US voters split on election reform ballot measures

[JURIST] An amendment to the Maryland Constitution [text] to permit early voting was among several election-reform ballot measures approved by voters in Maryland and other states Tuesday. Question 1 [text and materials] authorizes the Maryland General Assembly to allow voters to cast ballots outside their election districts or wards, to vote as much as two weeks before an election and to request absentee ballots regardless of whether they could vote in person on Election Day. As of 2 PM EST Thursday, unofficial results [text] for Question 1 (with 1,804 of 1,829 polls reporting) were:

Yes – 1,574,480 – 71.6%
No – 623,220 – 28.4%

In Arkansas, voters likewise favored a legislative referendum [Proposed Constitutional Amendment 1 text, PDF; unofficial results] to remove obsolete voting language from the state constitution. The amendment states that all US citizens who are residents of Arkansas, at least 18 years old and lawfully registered may vote, repealing provisions that tied the right to vote to previous registrations of a voter's name and denied voting rights to "idiot[s] and insane person[s]." In Connecticut, a ballot measure [Constitutional Amendment Question 2 text, PDF; unofficial results, PDF] to allow any person who will be 18 years old on or before a general election to vote in the preceding primary election won approval. In California, voters appeared to narrowly support an initiative [Proposition 11 text and materials; unofficial results] amending the state constitution to authorize a 14-member nonpartisan commission, rather than the state Legislature, to establish legislative district boundaries.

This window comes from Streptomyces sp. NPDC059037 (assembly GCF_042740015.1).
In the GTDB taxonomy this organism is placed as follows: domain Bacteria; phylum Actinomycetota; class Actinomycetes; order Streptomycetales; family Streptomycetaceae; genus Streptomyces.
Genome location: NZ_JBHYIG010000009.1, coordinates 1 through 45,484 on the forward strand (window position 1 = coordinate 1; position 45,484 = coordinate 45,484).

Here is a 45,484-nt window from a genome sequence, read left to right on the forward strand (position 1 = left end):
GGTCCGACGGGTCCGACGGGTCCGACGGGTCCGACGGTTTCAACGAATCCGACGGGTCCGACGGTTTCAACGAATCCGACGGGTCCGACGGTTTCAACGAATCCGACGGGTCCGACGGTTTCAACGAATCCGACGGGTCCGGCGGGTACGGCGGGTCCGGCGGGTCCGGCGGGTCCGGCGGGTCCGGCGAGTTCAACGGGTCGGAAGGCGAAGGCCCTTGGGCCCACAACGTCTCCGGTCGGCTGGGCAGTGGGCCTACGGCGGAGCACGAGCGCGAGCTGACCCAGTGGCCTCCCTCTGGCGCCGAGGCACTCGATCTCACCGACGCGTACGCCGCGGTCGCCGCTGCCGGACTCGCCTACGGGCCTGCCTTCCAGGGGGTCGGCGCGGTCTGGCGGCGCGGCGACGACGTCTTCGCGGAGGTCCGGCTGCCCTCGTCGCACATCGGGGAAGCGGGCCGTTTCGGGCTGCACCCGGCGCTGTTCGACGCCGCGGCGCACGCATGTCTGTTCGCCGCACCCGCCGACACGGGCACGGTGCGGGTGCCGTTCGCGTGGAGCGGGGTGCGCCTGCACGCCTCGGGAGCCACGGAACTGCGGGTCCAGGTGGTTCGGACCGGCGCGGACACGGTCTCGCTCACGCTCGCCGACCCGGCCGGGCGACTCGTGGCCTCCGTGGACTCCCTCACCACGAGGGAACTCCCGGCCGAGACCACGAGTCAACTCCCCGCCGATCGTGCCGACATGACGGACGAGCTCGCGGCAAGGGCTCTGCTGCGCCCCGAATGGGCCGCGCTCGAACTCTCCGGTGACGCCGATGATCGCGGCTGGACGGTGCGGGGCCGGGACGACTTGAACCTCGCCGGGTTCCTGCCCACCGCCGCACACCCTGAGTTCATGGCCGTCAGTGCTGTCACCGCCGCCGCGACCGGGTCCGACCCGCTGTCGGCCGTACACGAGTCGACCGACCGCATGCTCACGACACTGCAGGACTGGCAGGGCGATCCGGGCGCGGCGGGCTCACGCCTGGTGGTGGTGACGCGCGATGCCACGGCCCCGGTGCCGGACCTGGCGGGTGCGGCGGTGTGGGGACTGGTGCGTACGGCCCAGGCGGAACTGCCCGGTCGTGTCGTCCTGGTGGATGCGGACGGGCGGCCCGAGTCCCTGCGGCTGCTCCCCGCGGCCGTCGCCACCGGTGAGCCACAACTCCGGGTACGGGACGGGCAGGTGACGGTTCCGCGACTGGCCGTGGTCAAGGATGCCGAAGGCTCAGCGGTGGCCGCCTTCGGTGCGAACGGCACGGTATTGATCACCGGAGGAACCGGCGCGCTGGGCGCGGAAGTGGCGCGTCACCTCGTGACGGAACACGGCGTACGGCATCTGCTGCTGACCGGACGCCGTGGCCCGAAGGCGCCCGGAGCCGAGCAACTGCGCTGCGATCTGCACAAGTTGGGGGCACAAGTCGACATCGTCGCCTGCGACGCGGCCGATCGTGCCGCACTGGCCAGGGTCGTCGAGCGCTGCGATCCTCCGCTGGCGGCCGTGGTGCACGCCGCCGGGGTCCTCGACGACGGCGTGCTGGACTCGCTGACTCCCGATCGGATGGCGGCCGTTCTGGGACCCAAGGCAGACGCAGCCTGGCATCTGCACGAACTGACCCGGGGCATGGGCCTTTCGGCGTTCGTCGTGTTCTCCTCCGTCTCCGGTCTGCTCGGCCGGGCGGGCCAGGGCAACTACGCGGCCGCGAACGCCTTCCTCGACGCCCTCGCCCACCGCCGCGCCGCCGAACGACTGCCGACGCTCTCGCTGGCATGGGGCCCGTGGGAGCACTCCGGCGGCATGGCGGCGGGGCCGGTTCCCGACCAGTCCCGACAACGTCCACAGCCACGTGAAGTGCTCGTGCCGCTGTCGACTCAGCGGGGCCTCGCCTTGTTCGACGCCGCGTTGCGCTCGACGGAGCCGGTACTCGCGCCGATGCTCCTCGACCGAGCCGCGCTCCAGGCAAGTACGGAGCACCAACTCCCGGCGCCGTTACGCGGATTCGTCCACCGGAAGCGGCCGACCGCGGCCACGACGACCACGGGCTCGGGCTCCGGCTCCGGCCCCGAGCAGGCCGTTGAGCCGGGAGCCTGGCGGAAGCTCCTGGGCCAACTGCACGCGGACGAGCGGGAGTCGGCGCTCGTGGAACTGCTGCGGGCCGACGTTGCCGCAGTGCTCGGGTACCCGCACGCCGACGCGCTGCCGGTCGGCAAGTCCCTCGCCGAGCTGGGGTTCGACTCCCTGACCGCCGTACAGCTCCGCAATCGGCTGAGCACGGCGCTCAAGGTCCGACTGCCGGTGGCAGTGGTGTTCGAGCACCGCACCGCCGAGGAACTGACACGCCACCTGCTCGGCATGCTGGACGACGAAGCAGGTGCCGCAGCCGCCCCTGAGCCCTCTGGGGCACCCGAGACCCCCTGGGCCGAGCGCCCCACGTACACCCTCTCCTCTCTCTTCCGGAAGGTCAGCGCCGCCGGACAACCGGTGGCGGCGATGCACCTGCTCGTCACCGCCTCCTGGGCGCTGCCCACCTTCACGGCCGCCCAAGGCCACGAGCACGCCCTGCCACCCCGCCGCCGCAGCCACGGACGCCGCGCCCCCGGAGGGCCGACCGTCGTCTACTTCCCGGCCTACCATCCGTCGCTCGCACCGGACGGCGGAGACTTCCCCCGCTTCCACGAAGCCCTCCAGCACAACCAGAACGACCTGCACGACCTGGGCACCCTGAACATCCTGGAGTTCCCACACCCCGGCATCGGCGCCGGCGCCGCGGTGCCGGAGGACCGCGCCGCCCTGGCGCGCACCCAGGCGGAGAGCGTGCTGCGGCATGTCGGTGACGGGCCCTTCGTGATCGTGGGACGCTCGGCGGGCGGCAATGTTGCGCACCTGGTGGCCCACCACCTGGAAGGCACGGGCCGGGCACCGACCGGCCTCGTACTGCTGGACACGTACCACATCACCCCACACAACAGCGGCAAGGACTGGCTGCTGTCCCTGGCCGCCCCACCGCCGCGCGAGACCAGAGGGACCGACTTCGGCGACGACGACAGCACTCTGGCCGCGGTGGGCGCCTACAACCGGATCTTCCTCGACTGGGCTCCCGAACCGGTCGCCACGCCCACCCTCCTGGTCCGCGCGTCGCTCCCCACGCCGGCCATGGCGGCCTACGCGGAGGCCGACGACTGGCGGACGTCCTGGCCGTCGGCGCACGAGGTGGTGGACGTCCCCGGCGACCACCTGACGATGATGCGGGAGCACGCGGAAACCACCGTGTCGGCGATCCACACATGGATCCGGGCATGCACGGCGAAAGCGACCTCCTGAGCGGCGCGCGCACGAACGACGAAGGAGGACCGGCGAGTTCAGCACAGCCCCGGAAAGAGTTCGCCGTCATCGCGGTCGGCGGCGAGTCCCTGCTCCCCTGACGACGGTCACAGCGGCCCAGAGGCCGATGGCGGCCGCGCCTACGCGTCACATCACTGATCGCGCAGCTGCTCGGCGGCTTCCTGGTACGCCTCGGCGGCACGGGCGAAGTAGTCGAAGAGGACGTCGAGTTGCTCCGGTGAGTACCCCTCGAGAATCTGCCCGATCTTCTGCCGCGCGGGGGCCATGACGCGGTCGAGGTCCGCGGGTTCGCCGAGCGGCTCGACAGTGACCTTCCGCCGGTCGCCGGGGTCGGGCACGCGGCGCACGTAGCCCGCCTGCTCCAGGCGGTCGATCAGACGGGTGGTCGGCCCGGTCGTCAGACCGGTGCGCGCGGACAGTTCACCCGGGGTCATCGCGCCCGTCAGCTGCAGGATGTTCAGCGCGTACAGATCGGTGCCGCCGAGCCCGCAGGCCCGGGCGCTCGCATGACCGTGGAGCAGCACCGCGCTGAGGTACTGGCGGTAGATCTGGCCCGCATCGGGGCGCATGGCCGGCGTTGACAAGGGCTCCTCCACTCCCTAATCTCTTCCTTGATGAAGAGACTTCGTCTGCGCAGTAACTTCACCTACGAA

Several election-related measures in other states failed. In South Dakota, voters overwhelmingly defeated a measure [Constitutional Amendment J text and materials, PDF; unofficial results] to lift term limits for state legislators. In Nevada, a legislative referendum [Question 1 text and materials, PDF; unofficial results] to amend the state constitution by removing a six-month residency requirement for voting also was defeated. The US Supreme Court ruled in 1972 that a similar durational residency requirement violated the Equal Protection Clause [Dunn v. Blumstein opinion text] of the US Constitution. Finally, in Oregon, voters soundly rejected an initiative [Measure 65 text and materials; unofficial results] to establish a single primary election for partisan offices in which the two candidates receiving the most votes would advance to the general election.

 

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